Whole 30 Diet Review | Is Whole30 Safe?


If you haven’t heard of the Whole 30 diet plan, you’re probably not following very many fitness accounts on Instagram.

Creators of the diet, Dallas and Melissa Hartwig claim that by getting rid of some potentially inflammatory food groups, you can eliminate inflammation of the body which can result in weight loss – sure, but also help improve chronic health issues like diabetes, hypertension, as well as boosting immune function and mental focus.

Users are then supposed to add back in the foods that had been removed in order to test their individual tolerances to different food groups. So is it too good to be true, or just right?

I decided to go undercover, as myself, and try it out as an experiment. I’ll lay out briefly the premise of the diet, and then my results with it.

Whole 30 Diet Plan Rules

For 30 days, you must eliminate potential allergens, and foods that could cause an inflammatory reaction in your body.

Foods to remove:

  • Legumes – all beans, lentils, and peanuts
  • Dairy – milk, yogurt, and (sadly) whey protein.
  • Grains – wheat, oats, and quinoa
  • Alcohol – this one should be pretty obvious because alcohol is an outright poison for your body.
  • Sugars – bascially in every processed food. Look out for names like: dextrose, maltodextrin, lactose, galactose, barley malt, rice syrup, high fructose corn syrup, Maltose, Glucose, Agave Nectar, and about 50 others.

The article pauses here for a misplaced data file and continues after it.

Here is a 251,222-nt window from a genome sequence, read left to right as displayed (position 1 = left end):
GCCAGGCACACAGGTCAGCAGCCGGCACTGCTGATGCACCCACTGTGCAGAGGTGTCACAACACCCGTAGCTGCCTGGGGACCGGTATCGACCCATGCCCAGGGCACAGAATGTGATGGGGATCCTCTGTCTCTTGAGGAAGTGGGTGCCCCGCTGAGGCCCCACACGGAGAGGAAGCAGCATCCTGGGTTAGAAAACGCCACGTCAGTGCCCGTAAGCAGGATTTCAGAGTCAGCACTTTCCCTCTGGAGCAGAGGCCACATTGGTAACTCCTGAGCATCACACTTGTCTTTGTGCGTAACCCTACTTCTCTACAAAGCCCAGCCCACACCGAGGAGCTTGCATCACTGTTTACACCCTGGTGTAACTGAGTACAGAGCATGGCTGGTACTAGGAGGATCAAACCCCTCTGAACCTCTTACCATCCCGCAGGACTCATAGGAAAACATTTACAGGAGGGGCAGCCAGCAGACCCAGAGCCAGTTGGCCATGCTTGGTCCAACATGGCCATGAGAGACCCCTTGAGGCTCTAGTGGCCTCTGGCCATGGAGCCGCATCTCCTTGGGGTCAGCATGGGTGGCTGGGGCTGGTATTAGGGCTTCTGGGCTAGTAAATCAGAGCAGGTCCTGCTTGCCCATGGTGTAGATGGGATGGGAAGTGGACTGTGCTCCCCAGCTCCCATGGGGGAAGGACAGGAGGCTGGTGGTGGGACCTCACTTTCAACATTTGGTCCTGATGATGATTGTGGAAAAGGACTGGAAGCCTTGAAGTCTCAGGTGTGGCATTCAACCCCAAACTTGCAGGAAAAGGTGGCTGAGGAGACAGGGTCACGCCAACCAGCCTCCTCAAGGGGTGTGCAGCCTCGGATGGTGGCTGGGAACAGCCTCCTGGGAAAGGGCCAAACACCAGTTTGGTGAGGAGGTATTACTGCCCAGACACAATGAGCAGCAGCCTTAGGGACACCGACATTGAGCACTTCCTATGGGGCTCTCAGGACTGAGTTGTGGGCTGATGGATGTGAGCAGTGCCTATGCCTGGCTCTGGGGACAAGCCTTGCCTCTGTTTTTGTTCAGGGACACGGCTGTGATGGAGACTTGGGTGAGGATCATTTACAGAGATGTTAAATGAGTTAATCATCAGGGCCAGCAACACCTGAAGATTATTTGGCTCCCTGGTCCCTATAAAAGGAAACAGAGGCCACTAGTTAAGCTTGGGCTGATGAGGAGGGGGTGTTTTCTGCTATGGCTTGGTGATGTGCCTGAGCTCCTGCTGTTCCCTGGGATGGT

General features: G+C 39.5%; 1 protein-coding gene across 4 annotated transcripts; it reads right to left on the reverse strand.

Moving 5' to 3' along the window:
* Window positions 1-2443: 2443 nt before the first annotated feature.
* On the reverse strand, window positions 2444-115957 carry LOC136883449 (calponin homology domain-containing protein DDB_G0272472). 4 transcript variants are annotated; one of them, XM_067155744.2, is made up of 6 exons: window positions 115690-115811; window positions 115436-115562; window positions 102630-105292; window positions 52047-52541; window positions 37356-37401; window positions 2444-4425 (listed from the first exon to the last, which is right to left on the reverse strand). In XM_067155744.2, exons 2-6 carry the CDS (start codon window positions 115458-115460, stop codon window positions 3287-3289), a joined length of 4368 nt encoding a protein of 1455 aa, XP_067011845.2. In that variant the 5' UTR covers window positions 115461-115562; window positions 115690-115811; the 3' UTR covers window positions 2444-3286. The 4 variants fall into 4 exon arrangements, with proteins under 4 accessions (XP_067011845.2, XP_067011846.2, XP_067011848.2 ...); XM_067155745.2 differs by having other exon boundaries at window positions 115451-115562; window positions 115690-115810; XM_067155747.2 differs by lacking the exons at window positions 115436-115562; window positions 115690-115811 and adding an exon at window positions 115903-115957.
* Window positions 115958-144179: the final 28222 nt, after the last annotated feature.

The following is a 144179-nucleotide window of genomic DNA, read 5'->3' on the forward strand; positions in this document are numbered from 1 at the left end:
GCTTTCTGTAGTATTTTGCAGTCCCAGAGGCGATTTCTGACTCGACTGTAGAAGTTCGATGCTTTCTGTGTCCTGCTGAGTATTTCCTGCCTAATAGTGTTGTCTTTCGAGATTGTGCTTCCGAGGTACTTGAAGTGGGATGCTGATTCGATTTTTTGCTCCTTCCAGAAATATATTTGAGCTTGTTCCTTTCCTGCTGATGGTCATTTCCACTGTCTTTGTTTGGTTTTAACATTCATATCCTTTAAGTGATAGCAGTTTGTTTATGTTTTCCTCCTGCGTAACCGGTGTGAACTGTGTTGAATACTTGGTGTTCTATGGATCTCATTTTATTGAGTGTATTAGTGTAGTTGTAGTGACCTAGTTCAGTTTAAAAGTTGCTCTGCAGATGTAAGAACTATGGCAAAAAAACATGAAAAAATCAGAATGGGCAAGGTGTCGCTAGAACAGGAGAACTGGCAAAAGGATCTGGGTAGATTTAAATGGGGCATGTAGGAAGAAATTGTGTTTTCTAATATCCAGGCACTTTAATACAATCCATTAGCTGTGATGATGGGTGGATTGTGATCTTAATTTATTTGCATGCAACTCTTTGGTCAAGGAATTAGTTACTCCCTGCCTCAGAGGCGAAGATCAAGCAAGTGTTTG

So what can you eat?

  • Meats
  • Nuts
  • Eggs
  • Sweet/Regular Potatoes
  • and a Whooooole lot of Fruits and Veggies


What’s the Difference Between Whole 30 and Paleo?

Whole 30 and Paleo are very similar at their core. The major difference is their thoughts on potatoes which Whole 30 allows, and certain plants which are not allowed on the Paleo plan because they are in the Nightshade family – the primary example is tomatoes.

Whole 30 also offers a structured reintroduction of food groups, while Paleo basically says “eat like this forever!”

Both are great plans for 90% of people, but the extra carbs that you can get from potatoes and sweet potatoes makes Whole 30 a better choice for athletes.

The Whole 30 Plan

For 30 days (we did the month of March), eat nothing but the foods above. The reason for this is that it will give your body a chance to eliminate potentially inflammatory foods that can be keeping you from recovering, actively aiding in chronic diseases like diabetes, and lets your body have a chance to see how it feels to exist on a primarily plant based diet.

Most people who switch their diet over to something fairly extreme like this see 3 things happen right away.

  1. You lose weight – by simply eliminating the foods that comprise most junk in your diet (potato chips, cookies, cakes, beer, etc) you’ll see a drop in calories right off the bat. Have you ever tried to eat 1000 calories of chicken and asparagus? It’s almost impossible. (Although shoveling a 1200cal funnel cake down my pie-hole is something I’ve proven I can do time and time again)
  2. You feel better – you’ll have more energy, your body will feel good, and you’ll sleep like a baby.
  3. You instantly become a holier-then-thou food prophet who can’t stop running their mouth about how they can only eat almonds and raisins for a snack. Yawn.


Tips and Hints for a Successful Whole 30

1) The key to making Whole 30 a success is to vary your sauces and spices that you use when cooking. If you only know one chicken recipe, you’re not gonna make it. Look up a few different paleo or whole 30 recipes before you get started. It will make your life a lot easier. (The seasonings that I ALWAYS used were galric powder, onion powder, cayenne, red pepper flakes, salt, pepper, and maybe a little bit of cumin if I was feeling the itch.)